Performing isn’t like a casual interest or a hobby for me. It’s a whole way of life that I have chosen. I see myself like an LA Ninja practicing and perfecting every exquisite detail of a techno-mystical craft, always striving diligently toward the mastery. Mediocrity is death. Working out and being in good shape is part of my job. The entire package must be relentlessly chiseled away down to its bare essentials, and that includes the physique that I present to my audiences.
Let me tell you, there are few things better in life than working without a shirt on. People like to see my muscles working through myriad movements. Many of them have never seen big muscles working up close. It’s a study in human dynamics. I make it ok for them to look and I enjoy showing them how our amazing anatomy was designed to stay firm and fluid into old age. I’m not just doing this for money. Instead, I see myself as an entrepreneur whose job it is to create opportunity and seize upon it. I’m building the House Of Davy.Rocks. My name on my shirt; not somebody else’s brand. In fact, other people wear my name on their shirt.
One of the things I love about my business is that my act requires a variety of skills and abilities across various disciplines that I thoroughly enjoy. A typical day might include memorizing Black Pink lyrics in Korean, singing technique practice, studying music theory, original dance move development in front of a mirror, running on a treadmill, creating t-shirt designs on photoshop, editing videos or building my website www.davy.rocks. I make a living out of the things I love doing. Everyone, especially artists should have their own clothing line. You can keep costs down doing it yourself. I bought a heat press and started manufacturing my own t-shirts.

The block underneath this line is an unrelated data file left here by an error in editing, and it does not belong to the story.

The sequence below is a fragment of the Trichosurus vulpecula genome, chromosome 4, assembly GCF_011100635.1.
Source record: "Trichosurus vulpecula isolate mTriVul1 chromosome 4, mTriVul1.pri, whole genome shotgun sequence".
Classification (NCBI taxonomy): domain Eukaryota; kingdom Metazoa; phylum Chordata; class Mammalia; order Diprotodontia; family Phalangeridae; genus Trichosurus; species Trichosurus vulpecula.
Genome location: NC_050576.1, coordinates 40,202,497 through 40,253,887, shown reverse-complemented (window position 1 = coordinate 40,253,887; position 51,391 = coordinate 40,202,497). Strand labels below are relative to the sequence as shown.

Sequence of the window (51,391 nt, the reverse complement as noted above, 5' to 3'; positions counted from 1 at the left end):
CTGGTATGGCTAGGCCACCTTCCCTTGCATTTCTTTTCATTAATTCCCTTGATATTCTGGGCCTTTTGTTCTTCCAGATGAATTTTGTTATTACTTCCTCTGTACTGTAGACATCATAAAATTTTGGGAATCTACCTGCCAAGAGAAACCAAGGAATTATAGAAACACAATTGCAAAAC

You just need to know a little Photoshop and have some good ideas to create your own t-shirt designs. I’m planning to start an entire Davy.Rocks clothing line including hats, hoodies, and shorts as well as t-shirts which I sell on my website and on the Santa Monica Pier. Sometimes I’m standing out on the pier doing my show when its cold, windy and slow. The few people there mock as they scurry past me hunched over sneering or laughing; or worst of all, ignoring me completely.
That’s when I ask myself: what makes it all worthwhile? It’s in that moment that I mentally whip out my psychic list of “tell myself”; and I tell myself “Nobody ever came up to when I was an accountant and said, “You changed my whole life!” But they do now. “You were the highlight of our vacation.” You mean to tell me you drove out here from freakin Iowa, went to Disneyland, The Getty Museum, Malibu, etc. and I was the highlight of your vacation!? You gotta have your “tell yourselfs.” They say “We saw you here last year and came back just to see you.”